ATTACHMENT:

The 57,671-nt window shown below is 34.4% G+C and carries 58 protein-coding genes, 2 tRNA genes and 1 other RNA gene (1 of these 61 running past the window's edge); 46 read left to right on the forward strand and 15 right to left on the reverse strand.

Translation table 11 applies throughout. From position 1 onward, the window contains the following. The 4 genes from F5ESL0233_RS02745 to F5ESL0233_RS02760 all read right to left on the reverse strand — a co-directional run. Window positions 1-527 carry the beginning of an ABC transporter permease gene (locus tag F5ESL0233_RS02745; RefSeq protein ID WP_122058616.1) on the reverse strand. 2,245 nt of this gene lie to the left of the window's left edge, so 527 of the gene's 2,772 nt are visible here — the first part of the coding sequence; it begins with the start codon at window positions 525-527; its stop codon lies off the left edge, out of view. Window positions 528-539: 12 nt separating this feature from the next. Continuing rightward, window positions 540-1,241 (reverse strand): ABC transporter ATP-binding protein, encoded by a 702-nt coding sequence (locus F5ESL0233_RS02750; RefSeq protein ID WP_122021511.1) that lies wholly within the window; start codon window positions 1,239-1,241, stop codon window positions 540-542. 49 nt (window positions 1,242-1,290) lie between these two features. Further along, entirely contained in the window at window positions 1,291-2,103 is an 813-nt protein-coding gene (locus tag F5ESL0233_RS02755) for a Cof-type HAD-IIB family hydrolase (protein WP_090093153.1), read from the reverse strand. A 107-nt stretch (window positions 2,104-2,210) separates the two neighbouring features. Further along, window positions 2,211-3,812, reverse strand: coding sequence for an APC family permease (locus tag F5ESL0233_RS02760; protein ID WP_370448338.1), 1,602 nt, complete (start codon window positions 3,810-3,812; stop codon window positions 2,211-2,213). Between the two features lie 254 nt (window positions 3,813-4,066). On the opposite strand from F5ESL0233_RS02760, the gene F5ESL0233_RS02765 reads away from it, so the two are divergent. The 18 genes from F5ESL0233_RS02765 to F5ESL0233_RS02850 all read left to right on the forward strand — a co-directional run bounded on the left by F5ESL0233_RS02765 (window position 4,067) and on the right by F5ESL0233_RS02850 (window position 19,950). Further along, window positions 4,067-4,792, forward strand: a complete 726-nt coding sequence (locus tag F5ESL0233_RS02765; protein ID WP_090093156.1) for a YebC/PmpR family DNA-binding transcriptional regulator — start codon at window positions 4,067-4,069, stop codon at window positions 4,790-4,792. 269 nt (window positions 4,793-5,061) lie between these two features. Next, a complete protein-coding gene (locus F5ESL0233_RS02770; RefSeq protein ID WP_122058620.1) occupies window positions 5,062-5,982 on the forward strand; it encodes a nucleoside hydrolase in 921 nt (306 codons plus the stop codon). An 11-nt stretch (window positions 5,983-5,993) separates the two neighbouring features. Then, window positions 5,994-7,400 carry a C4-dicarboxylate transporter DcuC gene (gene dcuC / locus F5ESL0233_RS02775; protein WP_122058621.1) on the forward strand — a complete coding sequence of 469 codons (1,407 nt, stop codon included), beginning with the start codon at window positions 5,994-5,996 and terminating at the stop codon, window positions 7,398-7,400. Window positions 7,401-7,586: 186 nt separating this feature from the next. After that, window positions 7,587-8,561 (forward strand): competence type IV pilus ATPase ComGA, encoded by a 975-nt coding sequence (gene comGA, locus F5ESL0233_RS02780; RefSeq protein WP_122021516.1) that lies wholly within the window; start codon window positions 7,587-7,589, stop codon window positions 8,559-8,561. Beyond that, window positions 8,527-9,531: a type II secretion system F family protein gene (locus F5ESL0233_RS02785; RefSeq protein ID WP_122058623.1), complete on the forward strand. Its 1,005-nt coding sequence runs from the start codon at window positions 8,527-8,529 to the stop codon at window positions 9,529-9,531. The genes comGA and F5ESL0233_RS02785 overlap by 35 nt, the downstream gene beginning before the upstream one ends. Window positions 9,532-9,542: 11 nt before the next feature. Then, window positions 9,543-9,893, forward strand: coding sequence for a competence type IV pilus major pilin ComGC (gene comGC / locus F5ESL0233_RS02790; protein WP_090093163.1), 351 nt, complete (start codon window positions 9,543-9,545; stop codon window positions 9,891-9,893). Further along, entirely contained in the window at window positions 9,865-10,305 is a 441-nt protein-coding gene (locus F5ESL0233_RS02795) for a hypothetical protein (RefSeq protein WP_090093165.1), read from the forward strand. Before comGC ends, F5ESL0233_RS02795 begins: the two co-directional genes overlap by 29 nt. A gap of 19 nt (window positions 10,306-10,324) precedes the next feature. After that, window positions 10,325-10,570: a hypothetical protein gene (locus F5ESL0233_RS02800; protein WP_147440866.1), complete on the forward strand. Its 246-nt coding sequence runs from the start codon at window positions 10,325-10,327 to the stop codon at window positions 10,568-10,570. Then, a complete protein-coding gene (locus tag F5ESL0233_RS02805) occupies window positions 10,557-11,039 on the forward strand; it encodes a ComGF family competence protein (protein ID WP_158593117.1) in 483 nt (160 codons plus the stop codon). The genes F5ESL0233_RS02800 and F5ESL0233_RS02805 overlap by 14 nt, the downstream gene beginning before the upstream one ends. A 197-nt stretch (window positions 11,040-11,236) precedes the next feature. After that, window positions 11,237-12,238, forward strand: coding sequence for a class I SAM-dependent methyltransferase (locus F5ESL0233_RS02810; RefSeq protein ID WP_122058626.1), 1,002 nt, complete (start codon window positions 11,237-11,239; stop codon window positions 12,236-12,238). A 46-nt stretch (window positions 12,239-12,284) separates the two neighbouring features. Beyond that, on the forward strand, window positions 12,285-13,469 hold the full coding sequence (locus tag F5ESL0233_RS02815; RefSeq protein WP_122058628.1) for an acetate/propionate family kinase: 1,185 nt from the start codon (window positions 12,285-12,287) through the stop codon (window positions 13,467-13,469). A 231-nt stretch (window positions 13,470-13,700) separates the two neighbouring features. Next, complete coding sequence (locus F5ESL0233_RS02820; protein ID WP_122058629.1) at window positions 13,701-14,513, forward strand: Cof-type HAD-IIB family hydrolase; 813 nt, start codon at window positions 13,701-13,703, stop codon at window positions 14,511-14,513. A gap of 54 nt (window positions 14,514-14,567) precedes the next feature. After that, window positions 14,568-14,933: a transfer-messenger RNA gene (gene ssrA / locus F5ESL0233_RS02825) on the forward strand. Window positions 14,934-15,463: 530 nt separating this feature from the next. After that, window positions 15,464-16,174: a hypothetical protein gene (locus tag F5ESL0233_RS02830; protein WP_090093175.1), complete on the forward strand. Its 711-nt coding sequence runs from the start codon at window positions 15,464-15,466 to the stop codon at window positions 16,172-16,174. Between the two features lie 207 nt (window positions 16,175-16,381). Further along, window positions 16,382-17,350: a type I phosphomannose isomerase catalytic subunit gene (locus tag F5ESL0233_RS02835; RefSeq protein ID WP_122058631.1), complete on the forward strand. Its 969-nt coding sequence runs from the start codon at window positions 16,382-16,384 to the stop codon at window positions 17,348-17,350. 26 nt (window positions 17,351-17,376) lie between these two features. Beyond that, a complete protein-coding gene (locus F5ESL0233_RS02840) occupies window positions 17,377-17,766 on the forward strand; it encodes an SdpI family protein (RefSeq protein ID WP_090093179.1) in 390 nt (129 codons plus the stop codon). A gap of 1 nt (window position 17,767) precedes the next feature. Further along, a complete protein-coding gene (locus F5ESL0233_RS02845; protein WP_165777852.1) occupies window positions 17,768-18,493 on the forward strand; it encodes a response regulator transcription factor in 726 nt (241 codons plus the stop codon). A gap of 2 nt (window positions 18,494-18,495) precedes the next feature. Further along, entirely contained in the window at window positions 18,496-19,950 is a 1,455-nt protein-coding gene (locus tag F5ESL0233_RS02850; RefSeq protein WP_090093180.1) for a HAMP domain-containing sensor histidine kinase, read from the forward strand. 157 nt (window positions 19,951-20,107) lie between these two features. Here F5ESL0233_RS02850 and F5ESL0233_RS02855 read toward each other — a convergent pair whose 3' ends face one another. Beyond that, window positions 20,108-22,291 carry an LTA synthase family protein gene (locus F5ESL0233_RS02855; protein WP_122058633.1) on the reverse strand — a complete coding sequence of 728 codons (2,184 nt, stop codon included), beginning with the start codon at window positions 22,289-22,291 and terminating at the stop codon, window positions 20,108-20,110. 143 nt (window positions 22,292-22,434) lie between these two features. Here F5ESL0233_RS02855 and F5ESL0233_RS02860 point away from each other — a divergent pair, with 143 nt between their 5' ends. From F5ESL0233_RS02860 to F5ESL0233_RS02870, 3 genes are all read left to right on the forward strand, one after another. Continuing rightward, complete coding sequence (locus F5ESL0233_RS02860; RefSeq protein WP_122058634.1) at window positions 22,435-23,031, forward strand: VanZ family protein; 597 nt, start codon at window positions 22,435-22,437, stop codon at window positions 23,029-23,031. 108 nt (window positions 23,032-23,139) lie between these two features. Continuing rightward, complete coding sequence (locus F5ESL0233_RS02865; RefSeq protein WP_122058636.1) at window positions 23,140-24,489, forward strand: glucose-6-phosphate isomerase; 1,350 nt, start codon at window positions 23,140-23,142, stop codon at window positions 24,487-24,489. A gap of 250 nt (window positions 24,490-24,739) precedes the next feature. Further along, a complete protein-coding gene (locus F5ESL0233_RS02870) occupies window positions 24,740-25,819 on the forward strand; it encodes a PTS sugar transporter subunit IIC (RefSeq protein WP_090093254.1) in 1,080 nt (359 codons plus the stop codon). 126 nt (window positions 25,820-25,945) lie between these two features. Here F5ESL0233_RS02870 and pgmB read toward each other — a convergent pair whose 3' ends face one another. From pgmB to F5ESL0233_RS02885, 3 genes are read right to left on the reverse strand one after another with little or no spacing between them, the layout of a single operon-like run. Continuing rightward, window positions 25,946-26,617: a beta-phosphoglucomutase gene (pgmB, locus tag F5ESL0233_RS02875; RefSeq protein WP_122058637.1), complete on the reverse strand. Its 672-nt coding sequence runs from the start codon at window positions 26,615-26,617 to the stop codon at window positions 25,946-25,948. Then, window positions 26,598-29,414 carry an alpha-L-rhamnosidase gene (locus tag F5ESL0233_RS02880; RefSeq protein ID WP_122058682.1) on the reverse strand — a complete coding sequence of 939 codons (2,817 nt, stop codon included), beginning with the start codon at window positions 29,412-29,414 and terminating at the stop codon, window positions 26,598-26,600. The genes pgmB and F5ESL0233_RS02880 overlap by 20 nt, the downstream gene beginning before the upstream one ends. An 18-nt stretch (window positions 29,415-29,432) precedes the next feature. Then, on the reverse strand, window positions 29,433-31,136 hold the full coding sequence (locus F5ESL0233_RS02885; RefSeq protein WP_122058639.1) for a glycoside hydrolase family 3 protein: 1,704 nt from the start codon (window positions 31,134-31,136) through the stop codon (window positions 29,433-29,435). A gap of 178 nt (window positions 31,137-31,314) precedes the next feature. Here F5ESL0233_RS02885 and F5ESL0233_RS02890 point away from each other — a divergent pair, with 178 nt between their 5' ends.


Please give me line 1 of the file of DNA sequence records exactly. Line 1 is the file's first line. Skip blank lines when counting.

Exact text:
The 57,671-nt window shown below is 34.4% G+C and carries 58 protein-coding genes, 2 tRNA genes and 1 other RNA gene (1 of these 61 running past the window's edge); 46 read left to right on the forward strand and 15 right to left on the reverse strand.